The Medical Association of the State of Alabama, physicians and the entire medical community are also urging all Alabamians to stay at home. Physical distancing and staying at home are the key to slowing the spread of COVID-19 to give physicians, nurses and everyone on the front lines a fighting chance at having the equipment, time and resources necessary to take on this immense challenge.
“Physicians are on the front lines and will continue to provide first contact, preventive and ongoing essential care during this medical emergency. The Medical Association is dedicated to advocating for access to the highest quality of care for Alabamians, and that remains the case in the face of this pandemic,” said Dr. John S. Meigs, President of the Medical Association of the State of Alabama.
Blue Cross and Blue Shield of Alabama has also taken a number of important steps to ensure their members have access to the right care when they need it.
“Now more than ever we want our customers to know we are here for them, and we will remain by their side during this challenging time,” said Tim Vines, President and CEO of Blue Cross and Blue Shield of Alabama. “We will continue to work closely with our health organization partners across the state to do everything possible to help stop the spread of COVID-19.”
Blue Cross is waiving prior authorizations for diagnostic tests and covered services that are medically necessary and consistent with CDC guidance for members diagnosed with COVID-19. Access to prescription medications has been increased by waiving early medication refill limits. Telehealth access has also expanded, giving members the option to receive their care remotely to limit their exposure to COVID-19 and other illnesses. Telehealth can be used for acute symptoms, such as those related to COVID-19, but also for patient consultations and evaluations for routine, chronic and behavioral health conditions that, based on the provider’s medical opinion, can be managed over the phone.
Pharmacies statewide are also doing their part in the fight against COVID-19. Most are helping Alabamians with early refills, offering curbside pickup and expanded delivery options including making deliveries to the elderly.
The Alabama Medicaid Agency has taken similar steps to protect the health of recipients, providers, and Medicaid employees during the COVID-19 emergency. Since these unprecedented times require limited interaction, Medicaid temporarily extended the scope of telemedicine services for providers, and they implemented temporary modified work schedules for employees allowing the Agency to continue providing essential services to Medicaid recipients and providers.
“We anticipate no disruption in our day-to-day functions and all district offices will remain open with modified staffing requirements,” said Stephanie Azar, Commissioner of the Alabama Medicaid Agency. “The Agency stands ready to continue serving the most vulnerable residents of our state in perhaps their greatest time of need.”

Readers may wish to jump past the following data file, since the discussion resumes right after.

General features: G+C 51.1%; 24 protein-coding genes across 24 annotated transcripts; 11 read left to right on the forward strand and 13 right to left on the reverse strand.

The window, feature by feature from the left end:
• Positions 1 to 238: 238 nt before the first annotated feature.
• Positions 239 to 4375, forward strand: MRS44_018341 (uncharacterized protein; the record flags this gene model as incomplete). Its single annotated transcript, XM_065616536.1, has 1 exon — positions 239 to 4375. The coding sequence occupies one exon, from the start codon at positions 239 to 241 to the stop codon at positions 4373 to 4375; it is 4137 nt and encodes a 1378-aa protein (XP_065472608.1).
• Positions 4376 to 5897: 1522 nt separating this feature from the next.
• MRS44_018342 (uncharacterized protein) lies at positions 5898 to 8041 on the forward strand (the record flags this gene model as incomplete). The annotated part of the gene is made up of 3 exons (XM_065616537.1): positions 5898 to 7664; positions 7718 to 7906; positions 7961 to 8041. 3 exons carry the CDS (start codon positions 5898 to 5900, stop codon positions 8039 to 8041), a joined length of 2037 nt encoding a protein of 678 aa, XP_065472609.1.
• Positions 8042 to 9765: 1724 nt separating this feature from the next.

These are difficult times for all of us, but we are confident we will overcome this healthcare crisis if we all do our part. Stay at home, practice social distancing, wash your hands often, stay informed and follow CDC guidelines. During this unprecedented time, we are rising to the challenge and doing what is best for the health and safety of Alabamians and the communities we serve.
MEDIA RELEASE - Posted March 19, 2020
Blue Cross and Blue Shield of Alabama Warning Alabamians of COVID-19 Scam
Birmingham, AL – Blue Cross and Blue Shield of Alabama is warning their customers and Alabamians about national Coronavirus scams. These scams are targeting members by leveraging fear related to COVID-19.
Scam Warning Signs:
- Door to door solicitation for any testing and prescribing for COVID-19; (tell individual(s) you are not interested, and you will contact your physician
- Phone calls asking for health insurance contract information for free testing and services; hang up immediately)
- Outreach from unfamiliar healthcare workers offering to send you a home test kit
- False advertisements for vaccinations or medications to treat the disease
- Unexplained or unauthorized laboratory tests or prescriptions appearing on your Blue Cross Explanation of Benefits statement
- Advertisements offering health products that are ineffective against COVID-19 such as herbal teas, supplements, oils or ointments
- Spear phishing emails referencing COVID-19 which contain malware
Blue Cross and Blue Shield of Alabama cares about the health and well-being of our members and Alabamians. We are taking every step available to minimize these scams. We encourage members and Alabamians to be vigilant. If you suspect healthcare fraud, please report it to AlabamaBlue.com/fraud or call our fraud hotline at 1-800-824-4391.
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MEDIA RELEASE - Posted March 17, 2020
Blue Cross and Blue Shield of Alabama Expands Telehealth Coverage as Customers’ Health and Well-Being Remains Top Priority
Birmingham, AL – Blue Cross and Blue Shield of Alabama wants our customers to have peace of mind knowing we are here for them, and their health and well-being is our top priority. We continue to monitor the outbreak of the new coronavirus (COVID-19) in Alabama. In response, Blue Cross will expand telehealth to ease access to appropriate medical services for our customers.